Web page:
Russell Wilson was sacked four times in first half, something that raises an eyebrow.

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A certain amount of preseason sloppiness is virtually guaranteed, and can be easily forgiven – a dropped pass here, an untimely penalty there, a defensive breakdown or three.

The Seahawks endured all of that on Thursday, as well as a game-turning interception by Trevone Boykin in the waning moments, during an 18-11 loss to the Minnesota Vikings.

Those various breaches will be treated with the severity they deserve. In other words, some coachable moments in the film room but hardly a cause of panic in the context of exhibition fooball.

But the one thing that rightfully turns stomachs, even in a game that will be forgotten from virtually the moment the final whistle sounded, is not what occurred late in the second half – a 53-yard interception return for a touchdown by the Vikings’ Marcus Sherels with 1:23 remaining.

Vikings 18, Seahawks 11

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It’s what occurred late in the first half.

Specifically, Seattle quarterback Russell Wilson going down, hard, his legs crumpling under him at what initially seemed to be an awkward angle.

As stomachs churned all over the Puget Sound, and within CenturyLink Field (epicenter of concern: the Seattle sideline), Wilson picked himself up and appeared to be intact.

Yet the symbolism of that play – the fourth sack of Wilson in the half, with the Seahawks’ first-team line on the field – is cause for some genuine concern. Not panic or overreaction, mind you. Just a little more trepidation on a topic that’s already been hashed over ad nauseum as the Seahawks’ biggest potential problem.

It appeared, at first glance, to be a definite step back for the reconfigured O-line, the focus of so much offseason and preseason angst. The teeth-gnashing that had begun to be lessened with a solid outing last week at Kansas City commenced anew. But as is often the case when evaluating the offensive line, it wasn’t quite as simple as it appeared.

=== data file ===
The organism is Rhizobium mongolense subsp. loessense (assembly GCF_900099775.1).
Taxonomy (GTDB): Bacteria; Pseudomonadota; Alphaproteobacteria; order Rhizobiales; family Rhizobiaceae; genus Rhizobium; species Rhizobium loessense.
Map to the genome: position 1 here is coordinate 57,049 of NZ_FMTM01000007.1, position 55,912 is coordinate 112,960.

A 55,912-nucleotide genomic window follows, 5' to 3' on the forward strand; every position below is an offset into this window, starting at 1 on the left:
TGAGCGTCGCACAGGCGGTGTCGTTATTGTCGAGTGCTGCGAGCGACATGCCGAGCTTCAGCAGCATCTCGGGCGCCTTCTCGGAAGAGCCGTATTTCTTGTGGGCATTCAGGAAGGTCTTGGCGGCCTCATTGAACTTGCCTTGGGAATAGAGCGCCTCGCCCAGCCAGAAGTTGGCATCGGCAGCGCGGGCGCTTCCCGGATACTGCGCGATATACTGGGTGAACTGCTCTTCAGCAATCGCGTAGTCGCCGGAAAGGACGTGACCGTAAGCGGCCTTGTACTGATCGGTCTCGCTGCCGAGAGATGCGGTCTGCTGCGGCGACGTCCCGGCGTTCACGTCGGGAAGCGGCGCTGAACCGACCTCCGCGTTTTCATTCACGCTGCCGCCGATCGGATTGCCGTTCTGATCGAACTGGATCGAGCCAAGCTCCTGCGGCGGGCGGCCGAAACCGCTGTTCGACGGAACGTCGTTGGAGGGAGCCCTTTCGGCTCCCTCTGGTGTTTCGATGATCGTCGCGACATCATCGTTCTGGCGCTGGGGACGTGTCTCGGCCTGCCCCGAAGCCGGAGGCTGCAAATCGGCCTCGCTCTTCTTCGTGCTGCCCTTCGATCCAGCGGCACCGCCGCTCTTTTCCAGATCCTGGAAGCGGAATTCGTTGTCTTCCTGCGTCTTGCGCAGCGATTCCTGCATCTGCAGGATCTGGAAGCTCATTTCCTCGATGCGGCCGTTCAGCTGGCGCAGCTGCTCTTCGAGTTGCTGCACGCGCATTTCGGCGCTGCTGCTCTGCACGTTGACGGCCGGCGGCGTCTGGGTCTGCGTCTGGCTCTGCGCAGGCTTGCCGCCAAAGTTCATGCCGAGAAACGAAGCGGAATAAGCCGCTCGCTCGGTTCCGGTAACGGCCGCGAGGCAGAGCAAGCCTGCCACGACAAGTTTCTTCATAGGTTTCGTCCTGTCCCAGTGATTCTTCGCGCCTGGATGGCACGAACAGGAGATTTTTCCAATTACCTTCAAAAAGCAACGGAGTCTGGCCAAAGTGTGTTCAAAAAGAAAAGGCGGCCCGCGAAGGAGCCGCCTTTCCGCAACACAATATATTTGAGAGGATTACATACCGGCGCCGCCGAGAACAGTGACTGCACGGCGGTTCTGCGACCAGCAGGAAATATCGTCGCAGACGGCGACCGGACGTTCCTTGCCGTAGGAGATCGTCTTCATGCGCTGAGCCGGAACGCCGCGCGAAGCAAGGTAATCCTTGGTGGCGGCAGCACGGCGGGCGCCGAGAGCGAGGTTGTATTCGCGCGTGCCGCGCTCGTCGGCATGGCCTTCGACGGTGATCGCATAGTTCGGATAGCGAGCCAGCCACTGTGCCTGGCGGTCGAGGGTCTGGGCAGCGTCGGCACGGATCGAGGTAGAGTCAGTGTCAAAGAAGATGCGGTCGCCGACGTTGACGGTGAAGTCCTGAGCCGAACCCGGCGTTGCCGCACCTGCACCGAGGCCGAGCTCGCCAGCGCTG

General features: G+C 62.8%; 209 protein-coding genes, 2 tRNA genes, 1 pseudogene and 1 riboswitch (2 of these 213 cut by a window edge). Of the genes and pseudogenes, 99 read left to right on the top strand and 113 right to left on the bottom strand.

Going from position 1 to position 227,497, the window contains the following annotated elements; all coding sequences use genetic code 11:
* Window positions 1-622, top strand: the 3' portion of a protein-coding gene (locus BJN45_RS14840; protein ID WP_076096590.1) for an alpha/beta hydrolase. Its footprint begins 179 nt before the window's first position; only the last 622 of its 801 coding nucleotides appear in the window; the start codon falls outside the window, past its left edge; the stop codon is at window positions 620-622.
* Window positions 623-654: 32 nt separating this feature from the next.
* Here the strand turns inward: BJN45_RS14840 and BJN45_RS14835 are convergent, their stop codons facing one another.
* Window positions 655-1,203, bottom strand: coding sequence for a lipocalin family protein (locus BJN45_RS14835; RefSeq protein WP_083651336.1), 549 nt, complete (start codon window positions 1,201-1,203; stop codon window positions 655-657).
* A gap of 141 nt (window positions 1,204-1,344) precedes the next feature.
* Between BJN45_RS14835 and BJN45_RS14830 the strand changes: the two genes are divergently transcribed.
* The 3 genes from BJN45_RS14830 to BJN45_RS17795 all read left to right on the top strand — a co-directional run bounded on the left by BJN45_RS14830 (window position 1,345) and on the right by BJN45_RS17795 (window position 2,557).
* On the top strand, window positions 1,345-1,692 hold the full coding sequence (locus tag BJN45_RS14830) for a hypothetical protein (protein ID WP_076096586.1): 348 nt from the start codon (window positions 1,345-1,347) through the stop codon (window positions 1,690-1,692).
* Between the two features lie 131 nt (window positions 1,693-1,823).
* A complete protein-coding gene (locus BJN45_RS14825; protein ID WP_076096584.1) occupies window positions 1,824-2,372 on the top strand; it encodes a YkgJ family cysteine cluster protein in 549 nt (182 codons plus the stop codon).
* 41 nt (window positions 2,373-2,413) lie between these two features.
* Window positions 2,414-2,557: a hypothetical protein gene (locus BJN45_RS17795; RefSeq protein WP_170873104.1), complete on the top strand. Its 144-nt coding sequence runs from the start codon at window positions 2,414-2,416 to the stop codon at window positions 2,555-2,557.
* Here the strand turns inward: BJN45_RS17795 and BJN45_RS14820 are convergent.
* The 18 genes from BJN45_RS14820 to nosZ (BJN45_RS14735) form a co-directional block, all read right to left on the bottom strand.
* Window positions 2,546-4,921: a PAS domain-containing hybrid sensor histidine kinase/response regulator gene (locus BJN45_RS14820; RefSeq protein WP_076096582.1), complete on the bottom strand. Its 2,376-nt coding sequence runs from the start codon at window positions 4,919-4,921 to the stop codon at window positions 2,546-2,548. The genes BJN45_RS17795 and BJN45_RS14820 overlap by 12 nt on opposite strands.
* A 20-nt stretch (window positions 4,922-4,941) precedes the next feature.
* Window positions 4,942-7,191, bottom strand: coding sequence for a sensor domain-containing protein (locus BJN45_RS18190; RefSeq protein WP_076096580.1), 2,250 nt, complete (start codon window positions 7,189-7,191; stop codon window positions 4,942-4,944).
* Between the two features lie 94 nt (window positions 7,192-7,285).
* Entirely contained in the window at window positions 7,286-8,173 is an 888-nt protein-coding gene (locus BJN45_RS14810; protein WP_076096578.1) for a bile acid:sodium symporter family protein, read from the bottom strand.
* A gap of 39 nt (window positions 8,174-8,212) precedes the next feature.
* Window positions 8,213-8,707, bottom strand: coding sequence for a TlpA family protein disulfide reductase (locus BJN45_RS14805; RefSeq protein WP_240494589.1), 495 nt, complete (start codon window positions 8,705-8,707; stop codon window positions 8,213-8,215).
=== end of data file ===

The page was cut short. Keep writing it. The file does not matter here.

Facing a much more legitimate defensive line, the Seahawks struggled at times up front with their (for now) first-unit line. Though Christine Michael continued his strong running with 55 yards on 10 carries, Wilson was under far too much duress, and the Seahawks faltered in short-yardage situations.

On the aforementioned sack, the Seahawks seemed to have communication issues, with five of their linemen blocking two defenders on the left side, leaving just a running back to pick up three defenders on the other side. That left a hole for Sendejo to surge through for the sack.

To be fair, the first two sacks came when Wilson, unable to find an open receiver, held on to the ball for an inordinate amount of time. The third was a result of a failed blitz pickup.

Carroll, in fact, seemed to put less of the onus on the line and more on Wilson and his need to get rid of the ball quicker.

“We have to get rid of the football to take away the negative plays,’’ he said. “… Russell can do a better job to help us.”

Evaluating the line play, Carroll said, “I thought it was fine. I really did. If you look at sacks and don’t know what you’re looking at, I think you can see it differently. It might have been hard for Gary (Gilliam, the right tackle). There was some pressure pushed on him. It’s certainly stuff we can fix.”

In general, it appeared that the interior of their line – guards Germain Ifedi (feisty as ever) and Mark Glowinski, and center Justin Britt – held their own, tackles Gilliam and Bradley Sowell struggled.

Let’s not read too much into one isolated exhibition game — actually, a half of one isolated preseason game. There’s still plenty of time for the Seahawks’ line to coalesce into a cohesive unit.

Yet considering their struggles in the past, and given the fact that the line is being rebuilt virtually en masse, it’s not a stretch to fret over what that half presented, no matter what the cause. And to see how the Beef Whisperer, line coach Tom Cable, will respond.

But fret not for the victory lost, as much as Seattle seemed to covet the one they picked up over the Chiefs. In the big picture of a grueling NFL season, it’s a trifle. The preseason standings aren’t worth the paper they’re printed on.

The line questions, that’s another story. And one to monitor closely.